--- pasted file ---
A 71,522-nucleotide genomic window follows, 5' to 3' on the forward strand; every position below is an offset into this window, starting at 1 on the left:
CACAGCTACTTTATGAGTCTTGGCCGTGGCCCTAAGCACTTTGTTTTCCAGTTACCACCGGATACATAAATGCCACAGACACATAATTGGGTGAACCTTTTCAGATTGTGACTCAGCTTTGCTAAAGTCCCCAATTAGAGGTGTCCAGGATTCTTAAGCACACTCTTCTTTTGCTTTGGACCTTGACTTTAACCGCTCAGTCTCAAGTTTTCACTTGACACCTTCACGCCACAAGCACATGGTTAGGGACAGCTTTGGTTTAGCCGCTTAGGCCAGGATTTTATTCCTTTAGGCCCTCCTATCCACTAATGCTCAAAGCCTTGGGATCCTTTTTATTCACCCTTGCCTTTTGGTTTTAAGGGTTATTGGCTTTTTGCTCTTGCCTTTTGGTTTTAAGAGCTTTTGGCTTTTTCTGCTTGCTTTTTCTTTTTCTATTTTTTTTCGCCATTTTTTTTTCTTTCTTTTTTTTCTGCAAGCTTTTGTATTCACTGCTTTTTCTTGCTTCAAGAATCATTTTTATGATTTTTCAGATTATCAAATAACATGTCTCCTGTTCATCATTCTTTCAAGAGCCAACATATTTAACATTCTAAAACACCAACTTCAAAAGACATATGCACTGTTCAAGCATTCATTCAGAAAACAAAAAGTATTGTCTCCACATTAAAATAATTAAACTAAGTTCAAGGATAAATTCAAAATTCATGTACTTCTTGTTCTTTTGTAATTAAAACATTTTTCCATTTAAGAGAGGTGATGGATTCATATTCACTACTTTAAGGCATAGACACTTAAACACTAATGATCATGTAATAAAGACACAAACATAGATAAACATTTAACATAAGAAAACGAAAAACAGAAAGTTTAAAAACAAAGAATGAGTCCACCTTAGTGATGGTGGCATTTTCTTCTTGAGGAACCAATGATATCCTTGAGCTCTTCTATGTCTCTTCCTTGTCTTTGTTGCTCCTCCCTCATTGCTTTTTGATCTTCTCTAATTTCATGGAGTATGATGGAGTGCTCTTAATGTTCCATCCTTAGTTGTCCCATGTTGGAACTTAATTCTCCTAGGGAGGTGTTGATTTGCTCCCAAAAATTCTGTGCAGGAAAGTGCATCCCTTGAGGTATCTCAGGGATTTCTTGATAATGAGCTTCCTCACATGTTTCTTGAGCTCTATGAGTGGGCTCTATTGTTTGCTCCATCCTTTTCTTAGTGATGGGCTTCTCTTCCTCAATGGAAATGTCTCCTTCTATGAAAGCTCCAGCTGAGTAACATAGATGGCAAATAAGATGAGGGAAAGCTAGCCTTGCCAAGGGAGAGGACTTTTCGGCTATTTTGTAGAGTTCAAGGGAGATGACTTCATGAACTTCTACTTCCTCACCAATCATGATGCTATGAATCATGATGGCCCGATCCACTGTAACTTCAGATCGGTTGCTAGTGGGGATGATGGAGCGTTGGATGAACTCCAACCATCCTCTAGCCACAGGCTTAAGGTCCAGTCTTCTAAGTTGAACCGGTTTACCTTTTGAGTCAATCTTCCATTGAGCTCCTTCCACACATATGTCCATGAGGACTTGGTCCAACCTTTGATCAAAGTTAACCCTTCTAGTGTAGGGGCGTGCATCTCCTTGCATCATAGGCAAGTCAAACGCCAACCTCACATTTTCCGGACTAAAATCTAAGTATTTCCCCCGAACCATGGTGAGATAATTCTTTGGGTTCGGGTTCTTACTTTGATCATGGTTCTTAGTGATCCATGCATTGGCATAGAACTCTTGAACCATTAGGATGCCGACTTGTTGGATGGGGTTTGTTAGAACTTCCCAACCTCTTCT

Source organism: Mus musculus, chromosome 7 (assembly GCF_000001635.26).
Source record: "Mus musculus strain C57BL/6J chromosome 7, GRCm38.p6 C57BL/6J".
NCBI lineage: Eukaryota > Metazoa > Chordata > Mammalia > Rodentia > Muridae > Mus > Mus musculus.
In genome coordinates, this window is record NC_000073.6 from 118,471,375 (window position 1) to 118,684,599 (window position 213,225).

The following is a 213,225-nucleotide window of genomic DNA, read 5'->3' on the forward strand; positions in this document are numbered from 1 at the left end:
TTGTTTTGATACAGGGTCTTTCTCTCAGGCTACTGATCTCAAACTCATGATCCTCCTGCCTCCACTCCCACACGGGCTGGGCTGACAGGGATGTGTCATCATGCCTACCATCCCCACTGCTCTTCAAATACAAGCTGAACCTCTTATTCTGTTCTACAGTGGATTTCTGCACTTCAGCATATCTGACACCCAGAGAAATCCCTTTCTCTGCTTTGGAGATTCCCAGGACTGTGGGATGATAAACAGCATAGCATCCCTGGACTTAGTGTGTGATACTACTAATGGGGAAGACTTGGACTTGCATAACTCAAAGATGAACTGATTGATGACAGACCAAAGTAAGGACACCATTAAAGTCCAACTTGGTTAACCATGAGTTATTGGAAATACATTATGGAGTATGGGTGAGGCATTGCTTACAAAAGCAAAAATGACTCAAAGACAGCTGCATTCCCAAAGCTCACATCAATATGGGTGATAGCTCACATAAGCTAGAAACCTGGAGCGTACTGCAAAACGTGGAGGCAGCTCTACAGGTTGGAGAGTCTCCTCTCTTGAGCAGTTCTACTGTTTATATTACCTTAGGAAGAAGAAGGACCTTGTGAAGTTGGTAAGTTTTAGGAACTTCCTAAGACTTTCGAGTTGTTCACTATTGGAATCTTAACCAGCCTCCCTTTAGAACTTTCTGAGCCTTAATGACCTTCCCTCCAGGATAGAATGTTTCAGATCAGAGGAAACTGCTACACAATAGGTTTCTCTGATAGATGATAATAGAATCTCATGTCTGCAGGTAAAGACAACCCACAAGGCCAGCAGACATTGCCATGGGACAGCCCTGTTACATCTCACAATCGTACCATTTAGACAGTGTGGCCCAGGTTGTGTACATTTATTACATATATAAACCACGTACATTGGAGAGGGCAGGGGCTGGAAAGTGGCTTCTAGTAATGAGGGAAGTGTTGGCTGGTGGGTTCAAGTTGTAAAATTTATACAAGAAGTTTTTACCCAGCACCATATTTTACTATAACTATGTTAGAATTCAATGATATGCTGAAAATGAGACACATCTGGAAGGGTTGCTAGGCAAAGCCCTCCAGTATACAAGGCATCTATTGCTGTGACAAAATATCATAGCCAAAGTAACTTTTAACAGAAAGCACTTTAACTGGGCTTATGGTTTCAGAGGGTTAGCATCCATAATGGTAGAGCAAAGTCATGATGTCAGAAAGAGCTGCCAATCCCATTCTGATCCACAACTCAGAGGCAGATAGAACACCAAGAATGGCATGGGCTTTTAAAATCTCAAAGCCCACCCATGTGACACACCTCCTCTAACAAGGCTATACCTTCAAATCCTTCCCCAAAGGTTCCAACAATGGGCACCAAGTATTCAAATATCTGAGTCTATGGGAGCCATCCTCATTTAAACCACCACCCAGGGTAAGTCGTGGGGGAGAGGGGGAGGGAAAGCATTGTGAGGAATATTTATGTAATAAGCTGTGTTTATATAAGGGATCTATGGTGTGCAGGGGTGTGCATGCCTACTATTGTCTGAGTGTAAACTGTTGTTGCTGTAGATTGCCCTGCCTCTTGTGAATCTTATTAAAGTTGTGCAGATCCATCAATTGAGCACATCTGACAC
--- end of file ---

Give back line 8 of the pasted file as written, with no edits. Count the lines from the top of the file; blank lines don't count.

TTGTTTTGATACAGGGTCTTTCTCTCAGGCTACTGATCTCAAACTCATGATCCTCCTGCCTCCACTCCCACACGGGCTGGGCTGACAGGGATGTGTCATCATGCCTACCATCCCCACTGCTCTTCAAATACAAGCTGAACCTCTTATTCTGTTCTACAGTGGATTTCTGCACTTCAGCATATCTGACACCCAGAGAAATCCCTTTCTCTGCTTTGGAGATTCCCAGGACTGTGGGATGATAAACAGCATAGCATCCCTGGACTTAGTGTGTGATACTACTAATGGGGAAGACTTGGACTTGCATAACTCAAAGATGAACTGATTGATGACAGACCAAAGTAAGGACACCATTAAAGTCCAACTTGGTTAACCATGAGTTATTGGAAATACATTATGGAGTATGGGTGAGGCATTGCTTACAAAAGCAAAAATGACTCAAAGACAGCTGCATTCCCAAAGCTCACATCAATATGGGTGATAGCTCACATAAGCTAGAAACCTGGAGCGTACTGCAAAACGTGGAGGCAGCTCTACAGGTTGGAGAGTCTCCTCTCTTGAGCAGTTCTACTGTTTATATTACCTTAGGAAGAAGAAGGACCTTGTGAAGTTGGTAAGTTTTAGGAACTTCCTAAGACTTTCGAGTTGTTCACTATTGGAATCTTAACCAGCCTCCCTTTAGAACTTTCTGAGCCTTAATGACCTTCCCTCCAGGATAGAATGTTTCAGATCAGAGGAAACTGCTACACAATAGGTTTCTCTGATAGATGATAATAGAATCTCATGTCTGCAGGTAAAGACAACCCACAAGGCCAGCAGACATTGCCATGGGACAGCCCTGTTACATCTCACAATCGTACCATTTAGACAGTGTGGCCCAGGTTGTGTACATTTATTACATATATAAACCACGTACATTGGAGAGGGCAGGGGCTGGAAAGTGGCTTCTAGTAATGAGGGAAGTGTTGGCTGGTGGGTTCAAGTTGTAAAATTTATACAAGAAGTTTTTACCCAGCACCATATTTTACTATAACTATGTTAGAATTCAATGATATGCTGAAAATGAGACACATCTGGAAGGGTTGCTAGGCAAAGCCCTCCAGTATACAAGGCATCTATTGCTGTGACAAAATATCATAGCCAAAGTAACTTTTAACAGAAAGCACTTTAACTGGGCTTATGGTTTCAGAGGGTTAGCATCCATAATGGTAGAGCAAAGTCATGATGTCAGAAAGAGCTGCCAATCCCATTCTGATCCACAACTCAGAGGCAGATAGAACACCAAGAATGGCATGGGCTTTTAAAATCTCAAAGCCCACCCATGTGACACACCTCCTCTAACAAGGCTATACCTTCAAATCCTTCCCCAAAGGTTCCAACAATGGGCACCAAGTATTCAAATATCTGAGTCTATGGGAGCCATCCTCATTTAAACCACCACCCAGGGTAAGTCGTGGGGGAGAGGGGGAGGGAAAGCATTGTGAGGAATATTTATGTAATAAGCTGTGTTTATATAAGGGATCTATGGTGTGCAGGGGTGTGCATGCCTACTATTGTCTGAGTGTAAACTGTTGTTGCTGTAGATTGCCCTGCCTCTTGTGAATCTTATTAAAGTTGTGCAGATCCATCAATTGAGCACATCTGACAC